Falconer’s Judgement by Ian Morson

Falconer's JudgementOxford, 1261, and the end of the world is nigh, if you listen to Friar Fordam’s rhetoric at least. But more importantly, Pope Alexander is dying and Bishop Otho, the Papal Legate, is visiting Oxford. During a riot, a young student foolishly looses an arrow – and Sinbaldo, both cook and brother to Otho lies dead. Finding the truth of the matter is paramount, as someone has already tried to kill Otho – and Sinbaldo is the spitting image of the bishop…

Enter Master William Falconer – but he’s not the only person trying to find the truth. Both the wife of a local noble and a shadowy Templar (yes, them again!) are also investigating – but the combined forces of the Church and the State seem determined to block their efforts. But why, and how far will they go to silence Falconer?

Ian Morson is the third author on my hit list for the year. I reviewed the first book, Falconer’s Crusade last year and really enjoyed it and his contribution to The Medieval Murderer’s first book, The Tainted Relic was one of the highlights. So I was looking forward to this one. 

OK, first off – when is this book set?  I didn’t spot a date in the text, but the blurb says 1261. So I guess that while Falconer was looking for Roger Bacon, he must have stumbled into his time machine as the previous book (to which this is NOT a prequel) was set in 1264. How strange…

I’ve come away feeling vaguely dissatisfied. I often do when books are about nebulous conspiracies as it’s hard to get a grip as the book progresses on what is going on. For a long time, Falconer mills around getting the wrong end of the stick – including a very odd bit involving hypnosis – until the truth starts to emerge.

Don’t get me wrong, this is a whodunit and a clued on at that. But part of the story is to try and figure out in which direction you should be looking. I’ve no problems with trying to make the reader look the wrong way, but it felt that I wasn’t being offered any direction to look in.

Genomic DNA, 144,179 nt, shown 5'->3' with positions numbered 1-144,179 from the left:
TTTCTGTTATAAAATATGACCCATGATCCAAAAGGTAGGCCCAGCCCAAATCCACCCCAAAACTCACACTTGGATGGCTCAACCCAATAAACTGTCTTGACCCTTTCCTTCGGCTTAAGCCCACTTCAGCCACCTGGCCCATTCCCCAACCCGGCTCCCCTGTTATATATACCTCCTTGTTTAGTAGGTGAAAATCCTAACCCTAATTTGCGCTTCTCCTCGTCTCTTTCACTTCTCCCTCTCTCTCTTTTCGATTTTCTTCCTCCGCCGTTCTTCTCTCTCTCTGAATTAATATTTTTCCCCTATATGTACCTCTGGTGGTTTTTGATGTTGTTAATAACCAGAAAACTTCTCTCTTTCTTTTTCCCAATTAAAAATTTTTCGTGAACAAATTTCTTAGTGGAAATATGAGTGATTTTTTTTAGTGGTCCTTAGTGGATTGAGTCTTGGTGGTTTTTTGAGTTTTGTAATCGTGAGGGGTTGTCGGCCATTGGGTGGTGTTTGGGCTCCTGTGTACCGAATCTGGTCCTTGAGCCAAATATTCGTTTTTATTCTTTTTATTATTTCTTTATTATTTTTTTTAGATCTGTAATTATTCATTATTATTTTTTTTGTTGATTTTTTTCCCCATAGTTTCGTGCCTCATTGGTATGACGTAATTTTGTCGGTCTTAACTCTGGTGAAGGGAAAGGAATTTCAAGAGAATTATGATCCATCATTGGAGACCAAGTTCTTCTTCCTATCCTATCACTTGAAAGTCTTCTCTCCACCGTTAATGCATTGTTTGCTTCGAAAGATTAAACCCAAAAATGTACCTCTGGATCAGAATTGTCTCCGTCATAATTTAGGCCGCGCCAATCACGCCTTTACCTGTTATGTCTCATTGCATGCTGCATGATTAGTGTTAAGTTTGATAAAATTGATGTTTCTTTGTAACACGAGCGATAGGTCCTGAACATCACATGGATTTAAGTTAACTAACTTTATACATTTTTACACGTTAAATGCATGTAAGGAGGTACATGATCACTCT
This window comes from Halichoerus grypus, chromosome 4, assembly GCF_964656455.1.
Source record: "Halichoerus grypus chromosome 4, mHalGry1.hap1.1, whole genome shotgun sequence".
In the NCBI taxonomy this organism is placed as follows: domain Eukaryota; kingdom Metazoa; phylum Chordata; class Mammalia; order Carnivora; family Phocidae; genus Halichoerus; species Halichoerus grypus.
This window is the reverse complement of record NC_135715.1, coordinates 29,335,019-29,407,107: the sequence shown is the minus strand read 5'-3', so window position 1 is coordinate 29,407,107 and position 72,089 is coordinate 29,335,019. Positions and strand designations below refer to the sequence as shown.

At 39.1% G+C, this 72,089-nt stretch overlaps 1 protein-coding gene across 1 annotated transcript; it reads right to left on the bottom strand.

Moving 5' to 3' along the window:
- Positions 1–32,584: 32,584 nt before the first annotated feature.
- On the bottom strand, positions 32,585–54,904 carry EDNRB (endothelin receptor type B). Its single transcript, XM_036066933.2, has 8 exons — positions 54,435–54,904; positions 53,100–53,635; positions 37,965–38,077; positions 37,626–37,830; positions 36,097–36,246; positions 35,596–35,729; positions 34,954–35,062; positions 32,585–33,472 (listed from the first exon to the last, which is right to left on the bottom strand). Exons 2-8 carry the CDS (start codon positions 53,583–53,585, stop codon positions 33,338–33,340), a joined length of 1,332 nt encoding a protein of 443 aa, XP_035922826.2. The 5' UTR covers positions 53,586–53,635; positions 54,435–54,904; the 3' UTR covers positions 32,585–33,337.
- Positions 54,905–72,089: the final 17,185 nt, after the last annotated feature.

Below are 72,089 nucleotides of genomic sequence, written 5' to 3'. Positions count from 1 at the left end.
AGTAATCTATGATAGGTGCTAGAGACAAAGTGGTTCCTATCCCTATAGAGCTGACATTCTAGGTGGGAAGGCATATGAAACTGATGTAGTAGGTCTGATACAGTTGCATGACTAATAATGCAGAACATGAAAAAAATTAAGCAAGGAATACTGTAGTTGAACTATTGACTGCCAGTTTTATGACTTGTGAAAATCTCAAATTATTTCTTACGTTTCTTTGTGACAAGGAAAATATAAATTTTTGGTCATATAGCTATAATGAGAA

But it’s still a good read – it’s fallen into the trap of being good-but-not-as-good-as-the-last-one. The central characters are strong and the apparent addition of Ann Segrim to the cast should help things in the future as she is a very interesting character. Hopefully she’ll not be reduced to just love-interest status in the next books. And I will be searching out the next books as there’s enough going on here to Recommend it. But I would recommend reading the first book first, as it’s much stronger.


  1. The blurb on book jackets is often absurdly misleading, aren/t they? (not to mention that edition of Ross Macdonald’s The Zebra Striped Hearse I have which has the back page blurb for a completely different book by the same author!)


    • My favourite still has to be the Amazon blurb for Priscilla Royal’s Wine Of Violence that was for an entirely different book (Shadows Of The Night by Jane Finnis) a mystery set in an entirely different period. By coincidence, I’ve read the later and the wrong blurb issue had stuck in my head so much (even though it had been a year previous) I actually recognised the book from the wrong blurb!

      It was a good book too…


  2. I read the sample at amazon.com. The following sentence appears in Chapter 1: ” It was only three years since, in 1258, a famine had ravaged England…….”. Moreover, according to Wikipedia, Pope Alexander IV died in 1261.So the book is clearly set in 1261.


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